Have you changed all of your clocks yet? What if you didn’t have to do that pesky chore twice a year?
Several states are pushing to make the twice-yearly time change a thing of the past. In Illinois, the Senate is scheduled to take up a bill next week to make daylight saving time permanent. And it’s not just politicians who want to beat the clock. Dr. Phyllis Zee, a neurologist and director of the Center for Circadian and Sleep Medicine at Northwestern Medicine, is sounding the alarm on the negative health and productivity outcomes of the seasonal time shift.
“Sleep is essential for our metabolism and brain function,” said Zee. “Protecting our sleep cycles is important and the twice-yearly time change disrupts it. Data shows there are more car accidents and heart attacks during the week after daylight saving time arrives in spring. There’s also data showing that there are negative health effects with falling back in the fall.”
Below, more from our Q&A with Zee.
What would you like to see happen with daylight saving time?
Everyone agrees switching the clocks twice a year is not a good idea. It did not save the energy during WWI that it was originally created for and has no use now. So the question becomes, do we follow standard or daylight time? I’m in favor of making standard time permanent. It will allow our internal clock to be better synchronized with the sun. I realize people like daylight saving time because we get more daylight when we get home from work, but it’s going against the natural rhythm of light. People end up staying up too late and getting too little sleep. There are some advantages to daylight saving, but I think the advantages of standard time outweigh them.
Any advice for people having trouble sleeping when the clocks change?
Sleep and light is important. We need seven hours of sleep each night. To settle our brains and prepare for sleep I recommend dimming the lights two or three hours before bedtime, whether you’re watching TV, chatting with someone or reading, whatever you’re doing.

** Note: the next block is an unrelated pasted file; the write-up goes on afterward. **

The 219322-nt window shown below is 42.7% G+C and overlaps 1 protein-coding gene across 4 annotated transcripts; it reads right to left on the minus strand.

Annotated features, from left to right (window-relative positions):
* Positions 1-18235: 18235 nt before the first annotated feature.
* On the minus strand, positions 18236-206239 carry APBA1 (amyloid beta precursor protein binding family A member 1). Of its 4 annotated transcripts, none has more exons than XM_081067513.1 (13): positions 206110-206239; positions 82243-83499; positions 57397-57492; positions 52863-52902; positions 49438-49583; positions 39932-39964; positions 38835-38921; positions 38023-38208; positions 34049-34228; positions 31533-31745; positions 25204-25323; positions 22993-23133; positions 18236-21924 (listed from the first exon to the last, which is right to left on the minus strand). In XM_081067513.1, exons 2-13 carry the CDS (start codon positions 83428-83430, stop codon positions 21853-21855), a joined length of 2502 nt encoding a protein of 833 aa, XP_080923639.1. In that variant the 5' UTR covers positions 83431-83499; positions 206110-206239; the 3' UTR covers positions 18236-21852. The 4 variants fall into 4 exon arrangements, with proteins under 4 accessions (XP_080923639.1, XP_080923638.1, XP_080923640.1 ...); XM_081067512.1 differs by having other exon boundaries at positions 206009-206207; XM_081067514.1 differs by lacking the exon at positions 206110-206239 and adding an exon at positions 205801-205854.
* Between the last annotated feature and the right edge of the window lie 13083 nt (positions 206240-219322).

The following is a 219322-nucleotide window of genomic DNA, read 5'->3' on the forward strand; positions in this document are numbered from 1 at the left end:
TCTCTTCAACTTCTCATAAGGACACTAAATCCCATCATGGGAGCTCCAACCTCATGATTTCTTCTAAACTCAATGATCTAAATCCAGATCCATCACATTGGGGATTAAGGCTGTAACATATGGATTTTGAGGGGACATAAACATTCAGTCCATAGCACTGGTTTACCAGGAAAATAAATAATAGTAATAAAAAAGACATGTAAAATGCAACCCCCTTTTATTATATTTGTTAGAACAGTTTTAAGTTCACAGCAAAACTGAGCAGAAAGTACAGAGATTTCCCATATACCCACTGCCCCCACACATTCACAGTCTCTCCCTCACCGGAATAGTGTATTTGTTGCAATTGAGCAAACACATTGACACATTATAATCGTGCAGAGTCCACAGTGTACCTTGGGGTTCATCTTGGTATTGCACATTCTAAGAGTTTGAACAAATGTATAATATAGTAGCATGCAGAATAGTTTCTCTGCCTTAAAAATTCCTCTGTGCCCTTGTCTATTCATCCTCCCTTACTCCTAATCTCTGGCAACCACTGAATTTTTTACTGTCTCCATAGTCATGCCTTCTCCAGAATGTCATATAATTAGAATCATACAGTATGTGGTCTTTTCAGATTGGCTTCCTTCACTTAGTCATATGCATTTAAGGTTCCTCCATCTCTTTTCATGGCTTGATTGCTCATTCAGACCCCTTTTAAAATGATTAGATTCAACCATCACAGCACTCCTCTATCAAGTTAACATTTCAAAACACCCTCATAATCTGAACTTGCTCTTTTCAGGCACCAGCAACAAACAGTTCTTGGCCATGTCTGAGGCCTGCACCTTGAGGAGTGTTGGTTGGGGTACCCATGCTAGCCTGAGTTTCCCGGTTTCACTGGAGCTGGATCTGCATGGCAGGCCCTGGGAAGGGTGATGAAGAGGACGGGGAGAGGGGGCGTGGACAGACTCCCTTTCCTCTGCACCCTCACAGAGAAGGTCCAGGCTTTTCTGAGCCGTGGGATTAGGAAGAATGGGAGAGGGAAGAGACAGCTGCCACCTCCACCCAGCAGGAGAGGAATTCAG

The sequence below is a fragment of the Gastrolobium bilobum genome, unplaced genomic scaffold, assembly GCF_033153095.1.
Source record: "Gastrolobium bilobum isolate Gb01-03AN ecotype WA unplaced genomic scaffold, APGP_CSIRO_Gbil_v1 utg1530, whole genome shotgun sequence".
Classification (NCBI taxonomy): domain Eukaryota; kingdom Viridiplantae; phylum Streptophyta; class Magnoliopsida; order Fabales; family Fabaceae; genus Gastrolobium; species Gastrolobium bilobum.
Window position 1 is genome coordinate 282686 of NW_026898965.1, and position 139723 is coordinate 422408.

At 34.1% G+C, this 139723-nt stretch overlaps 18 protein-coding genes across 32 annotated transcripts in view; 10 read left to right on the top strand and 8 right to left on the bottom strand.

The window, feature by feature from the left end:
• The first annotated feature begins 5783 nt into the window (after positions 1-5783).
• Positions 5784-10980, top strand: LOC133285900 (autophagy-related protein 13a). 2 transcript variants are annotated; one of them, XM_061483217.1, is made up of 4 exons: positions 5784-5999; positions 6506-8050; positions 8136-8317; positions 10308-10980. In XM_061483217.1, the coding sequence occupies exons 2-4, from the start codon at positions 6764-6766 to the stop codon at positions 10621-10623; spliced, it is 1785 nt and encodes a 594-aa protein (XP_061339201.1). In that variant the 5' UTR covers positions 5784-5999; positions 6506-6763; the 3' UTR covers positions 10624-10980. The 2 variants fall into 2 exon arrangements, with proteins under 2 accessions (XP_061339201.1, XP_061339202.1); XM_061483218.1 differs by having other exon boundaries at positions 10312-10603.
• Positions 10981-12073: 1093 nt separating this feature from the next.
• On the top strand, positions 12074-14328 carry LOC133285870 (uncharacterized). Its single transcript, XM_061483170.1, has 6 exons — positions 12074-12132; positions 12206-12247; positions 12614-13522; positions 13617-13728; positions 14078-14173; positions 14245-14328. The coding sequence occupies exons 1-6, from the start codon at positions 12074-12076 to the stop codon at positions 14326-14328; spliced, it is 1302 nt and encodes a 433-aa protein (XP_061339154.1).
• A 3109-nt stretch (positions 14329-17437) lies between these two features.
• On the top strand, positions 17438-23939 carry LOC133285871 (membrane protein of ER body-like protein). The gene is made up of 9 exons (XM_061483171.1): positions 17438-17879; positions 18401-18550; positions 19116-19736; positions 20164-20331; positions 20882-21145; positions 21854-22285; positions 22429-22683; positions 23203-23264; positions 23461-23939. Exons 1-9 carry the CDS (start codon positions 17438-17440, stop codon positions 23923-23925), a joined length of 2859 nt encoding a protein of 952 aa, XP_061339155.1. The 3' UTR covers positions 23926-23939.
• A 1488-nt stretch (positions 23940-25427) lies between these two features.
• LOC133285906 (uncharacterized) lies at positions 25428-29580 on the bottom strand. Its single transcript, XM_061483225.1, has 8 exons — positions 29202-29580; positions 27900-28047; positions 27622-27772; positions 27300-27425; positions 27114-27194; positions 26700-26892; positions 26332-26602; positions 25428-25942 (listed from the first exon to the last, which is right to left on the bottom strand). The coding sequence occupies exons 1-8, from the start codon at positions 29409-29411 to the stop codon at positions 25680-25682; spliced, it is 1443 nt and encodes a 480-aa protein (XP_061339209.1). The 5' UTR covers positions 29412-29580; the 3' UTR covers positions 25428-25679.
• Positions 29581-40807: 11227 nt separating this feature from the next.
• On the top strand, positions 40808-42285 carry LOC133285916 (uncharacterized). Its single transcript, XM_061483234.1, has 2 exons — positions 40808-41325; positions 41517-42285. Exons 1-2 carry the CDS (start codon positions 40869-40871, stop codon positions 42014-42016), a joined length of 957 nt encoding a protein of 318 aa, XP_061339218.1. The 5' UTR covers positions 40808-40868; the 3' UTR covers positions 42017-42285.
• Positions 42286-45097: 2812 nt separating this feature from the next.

The “fall back” time change signals for many the beginning of seasonal affective disorder, SAD. Any strategies to combat that?
It’s important to get light. Sit by a window. People with SAD may need even more light, possibly requiring purchasing a special light box. Getting light during the day is very important. Newer buildings have better lighting, which is showed to improve mood and productivity.
We did a study that showed office workers who sit near a window reported that they felt better and that their self-rated health quality was better. They were also more active after work.
What about areas where there’s only a few hours of daylight in the winter?
There are definitely higher rates of suicide in those northern climates. It also makes it hard to go to sleep when it’s light until 3 a.m.
Do people sleep more in the winter?
Is that a bad habit?
Not necessarily. It’s natural. If there’s less light, it makes sense that you’d sleep more. Certainly there are limits though. Of course I’d be concerned about someone who seems to never want to get out of bed.
Science Says: How Daylight Saving Time Affects Health
Study: Late Night Light Exposure Doesn’t Affect Circadian Rhythm
Sleeping with the TV on May Make You Gain Weight
Study: Night Owls Have Risk of Dying Sooner than Early Risers
Northwestern Professor Asks, ‘What Makes Our Internal Clocks Tick?’